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Skip to 0 minutes and 8 seconds The process of renaming New Zealand can actually start– for us, historically, it goes back to about the 1200s. Never too sure what happened then, but we know that our ancestors arrived in Aotearoa. That was the first time we knew the land of the long white cloud. And there was a succession of canoes that arrived from the 1200s to the 1300s. We were given this name called New Zealand– Nieuwe Zealand– by a Dutch navigator, Abel Tasman. And then, in 1769, that’s when Cook arrived. That’s when the British arrived. And the first place he landed was actually a place we know as Turanganui-a-Kiwa. He left dissatisfied with what had happened in the two-day exchange while he was there in 1769.

Skip to 0 minutes and 59 seconds He left the name Poverty Bay. We had parity. We had power. We still had control of our lands. We controlled our harbours and our waterways. By the 1870s, that had changed. It had changed because during that period between 1860, 1870, there was a thing we called the land grab, where settlers were coming in. Governments were making laws. Thereby, if you took up arms against the Crown, you automatically forfeited your right to your land. And all the tribespeople in the area, in Turanganui, were regarded as rebels. In 1870, we were given the name Gisborne. And that was after the confiscated lands were used to actually establish the city of Gisborne.

Skip to 1 minute and 43 seconds Not only that, I suppose, one of the legacies of colonialism is the process of naming spaces. And for example, Wellington, Hamilton, Auckland– these are capital cities or major cities within New Zealand. And they were all given names after prominent English people. Now, this isn’t new. This isn’t new. This is quite normal. This is the process of colonisation. We’re going through an interesting political argument, I suppose, or even a conversation, to re-establish that old name back into the present day Gisborne. Because if you’re Maori, wherever you go, if you’re from Turanganui-a-Kiwa, people know. In terms of what’s happening in New Zealand, it’s actually quite common. There’s a number of places that this is happening. Taranaki– Mount Egmont. Mount Cook– Aoraki.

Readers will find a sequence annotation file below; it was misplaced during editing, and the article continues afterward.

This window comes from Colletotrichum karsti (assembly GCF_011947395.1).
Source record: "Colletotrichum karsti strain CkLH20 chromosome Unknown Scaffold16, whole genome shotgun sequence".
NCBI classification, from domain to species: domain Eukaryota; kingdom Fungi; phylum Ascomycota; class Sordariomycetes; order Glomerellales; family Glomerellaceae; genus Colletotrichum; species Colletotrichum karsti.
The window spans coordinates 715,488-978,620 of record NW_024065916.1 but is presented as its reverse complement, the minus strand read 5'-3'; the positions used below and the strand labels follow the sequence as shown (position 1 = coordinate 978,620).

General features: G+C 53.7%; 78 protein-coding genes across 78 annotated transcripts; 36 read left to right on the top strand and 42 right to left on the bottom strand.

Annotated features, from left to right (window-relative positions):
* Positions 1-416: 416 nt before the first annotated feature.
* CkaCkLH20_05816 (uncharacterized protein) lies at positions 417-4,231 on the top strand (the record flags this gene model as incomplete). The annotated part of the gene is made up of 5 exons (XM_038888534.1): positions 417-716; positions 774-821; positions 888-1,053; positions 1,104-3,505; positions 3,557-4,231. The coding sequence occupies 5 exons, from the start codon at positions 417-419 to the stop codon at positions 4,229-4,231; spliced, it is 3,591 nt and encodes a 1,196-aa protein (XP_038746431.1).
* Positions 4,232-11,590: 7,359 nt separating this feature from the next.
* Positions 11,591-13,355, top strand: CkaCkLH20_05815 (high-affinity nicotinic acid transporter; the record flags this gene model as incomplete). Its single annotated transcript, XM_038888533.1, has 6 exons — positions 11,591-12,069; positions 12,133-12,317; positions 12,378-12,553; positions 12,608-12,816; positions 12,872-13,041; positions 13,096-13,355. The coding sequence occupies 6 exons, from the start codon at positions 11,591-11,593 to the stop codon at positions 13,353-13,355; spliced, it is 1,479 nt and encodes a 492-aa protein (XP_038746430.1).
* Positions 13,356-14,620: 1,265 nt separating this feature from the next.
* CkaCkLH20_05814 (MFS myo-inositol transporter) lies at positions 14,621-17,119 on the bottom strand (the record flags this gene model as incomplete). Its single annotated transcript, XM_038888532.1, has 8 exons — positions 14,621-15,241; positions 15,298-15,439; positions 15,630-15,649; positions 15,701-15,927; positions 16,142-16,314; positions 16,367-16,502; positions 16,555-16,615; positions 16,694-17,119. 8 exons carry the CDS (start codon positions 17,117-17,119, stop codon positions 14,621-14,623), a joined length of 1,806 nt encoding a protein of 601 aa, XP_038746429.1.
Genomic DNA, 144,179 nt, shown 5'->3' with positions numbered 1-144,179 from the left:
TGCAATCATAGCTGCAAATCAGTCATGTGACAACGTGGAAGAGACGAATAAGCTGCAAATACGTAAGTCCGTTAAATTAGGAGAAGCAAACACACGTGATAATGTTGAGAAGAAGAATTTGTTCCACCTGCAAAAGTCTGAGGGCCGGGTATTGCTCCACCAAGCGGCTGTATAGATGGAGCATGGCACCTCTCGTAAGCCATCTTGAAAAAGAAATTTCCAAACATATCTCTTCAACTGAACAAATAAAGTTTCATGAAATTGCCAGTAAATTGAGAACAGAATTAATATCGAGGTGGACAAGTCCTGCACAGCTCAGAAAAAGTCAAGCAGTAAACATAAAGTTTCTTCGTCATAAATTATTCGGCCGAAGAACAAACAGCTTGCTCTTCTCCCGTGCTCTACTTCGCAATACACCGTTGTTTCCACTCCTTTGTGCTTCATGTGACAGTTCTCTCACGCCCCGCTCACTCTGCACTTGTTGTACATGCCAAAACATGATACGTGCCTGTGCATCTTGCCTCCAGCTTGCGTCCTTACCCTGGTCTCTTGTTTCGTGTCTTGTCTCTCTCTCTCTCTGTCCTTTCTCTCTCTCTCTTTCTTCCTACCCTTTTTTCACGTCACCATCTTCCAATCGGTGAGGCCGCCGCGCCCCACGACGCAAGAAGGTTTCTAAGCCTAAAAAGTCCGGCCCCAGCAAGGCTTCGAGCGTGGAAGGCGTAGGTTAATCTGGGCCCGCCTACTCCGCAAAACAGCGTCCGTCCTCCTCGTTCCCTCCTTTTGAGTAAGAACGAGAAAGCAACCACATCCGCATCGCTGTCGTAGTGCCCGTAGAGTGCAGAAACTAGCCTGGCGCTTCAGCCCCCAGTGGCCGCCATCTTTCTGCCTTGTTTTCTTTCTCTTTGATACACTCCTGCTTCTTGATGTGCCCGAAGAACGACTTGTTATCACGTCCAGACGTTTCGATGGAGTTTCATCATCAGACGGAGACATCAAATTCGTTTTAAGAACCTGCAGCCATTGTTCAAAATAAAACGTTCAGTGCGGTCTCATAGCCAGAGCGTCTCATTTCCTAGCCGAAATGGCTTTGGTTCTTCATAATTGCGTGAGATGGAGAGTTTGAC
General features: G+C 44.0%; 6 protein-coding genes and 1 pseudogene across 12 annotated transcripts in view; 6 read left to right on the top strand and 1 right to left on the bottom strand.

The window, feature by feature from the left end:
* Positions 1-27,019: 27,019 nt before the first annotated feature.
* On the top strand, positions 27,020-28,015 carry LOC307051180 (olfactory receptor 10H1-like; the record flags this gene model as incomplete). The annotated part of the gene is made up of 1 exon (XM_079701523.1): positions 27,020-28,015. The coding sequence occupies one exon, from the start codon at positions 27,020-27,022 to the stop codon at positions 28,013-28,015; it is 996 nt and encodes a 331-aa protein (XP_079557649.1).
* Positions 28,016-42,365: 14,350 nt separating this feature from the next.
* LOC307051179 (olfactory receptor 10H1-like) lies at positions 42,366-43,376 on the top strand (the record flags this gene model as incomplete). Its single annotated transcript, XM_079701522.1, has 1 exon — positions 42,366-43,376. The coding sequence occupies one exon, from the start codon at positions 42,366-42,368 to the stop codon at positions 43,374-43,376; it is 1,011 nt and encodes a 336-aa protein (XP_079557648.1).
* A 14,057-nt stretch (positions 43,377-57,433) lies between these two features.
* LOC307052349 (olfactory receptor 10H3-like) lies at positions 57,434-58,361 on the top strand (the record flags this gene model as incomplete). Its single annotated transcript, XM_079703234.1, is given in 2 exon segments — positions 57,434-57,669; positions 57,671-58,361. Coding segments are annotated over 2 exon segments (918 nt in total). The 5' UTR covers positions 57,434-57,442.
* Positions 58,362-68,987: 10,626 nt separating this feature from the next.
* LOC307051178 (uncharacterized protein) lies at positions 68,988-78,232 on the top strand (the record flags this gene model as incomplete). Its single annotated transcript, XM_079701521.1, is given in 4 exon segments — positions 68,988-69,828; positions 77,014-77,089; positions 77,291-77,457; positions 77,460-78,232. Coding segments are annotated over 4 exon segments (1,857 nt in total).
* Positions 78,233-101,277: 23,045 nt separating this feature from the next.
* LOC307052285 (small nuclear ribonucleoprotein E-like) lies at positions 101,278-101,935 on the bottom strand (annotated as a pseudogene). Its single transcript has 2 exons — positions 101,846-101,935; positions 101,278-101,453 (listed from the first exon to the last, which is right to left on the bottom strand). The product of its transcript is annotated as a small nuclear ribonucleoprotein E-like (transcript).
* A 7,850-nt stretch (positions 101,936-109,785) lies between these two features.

Skip to 2 minutes and 31 seconds So it’s actually happening throughout the country. So it’s not new. But it is interesting. It’s an interesting stance, sociopolitical stance, that we find ourselves sitting in. Because we’re the ones that are trying to create change. It’s not even change. It’s actually a revision and reverting back to names that we know, give mana and acknowledge all the people that we’re part of and come from. Turanganui-a-Kiwa is basically the place, the standing place, of Kiwa. From the 1300s, we had the Takitimu. And that’s the waka that Kiwa was captain of. And there’s Orouta waka, which Pawa was captain of. Then there’s the Ikaroa a Rauru, another canoe that landed in our area which had Maia Purawaki as the rangatira.

Skip to 3 minutes and 15 seconds This happened in the 1300s, way before even 1642. So what we want to have happen is recognition of our history. And that’s really important for us because that gives us a sense of belonging. An irony is that a lot of our children already know these stories because they’re learning these in the Kohanga Reo, in our modern language schools. My mother, who’s 84, is a fluent speaker of Te Reo. When she was at school in 1930, she was five years old. At that time, there was a policy in New Zealand to eradicate the language and learn English. So they got strapped for speaking Te Reo at school. So they come from that period. But they’re beautiful speakers.

Skip to 3 minutes and 55 seconds And our job in recent years is to revive the language. Because it’s with the language you have the culture. And with the culture, you have all these other benefits. It’s just knowing who you are. And we’re living in a space which is really, it’s fragmented and disenfranchised at the moment because we have a whole generation of people my age who were not born with the language. But there’s a younger group of people coming through who have the language, who’ve come from these– they’re called language nests– Te Kohanga Reo and Kura Kaupapa, which are schools that focus on retaining the language.

Names on a map

In this video Steve Gibbs, artist and academic, describes how Aotearoa/New Zealand has been named and renamed over the centuries. Steve’s ancestors are the iwi (tribes) Ngati Rangiiwaho and Ngai Tamanuhiri.

He also talks about the importance of renaming places and the steps towards recovering the Māori language to reinforce culture and identity in Aotearoa/New Zealand today.

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This video is from the free online course:

Confronting Captain Cook: Memorialisation in museums and public spaces

National Maritime Museum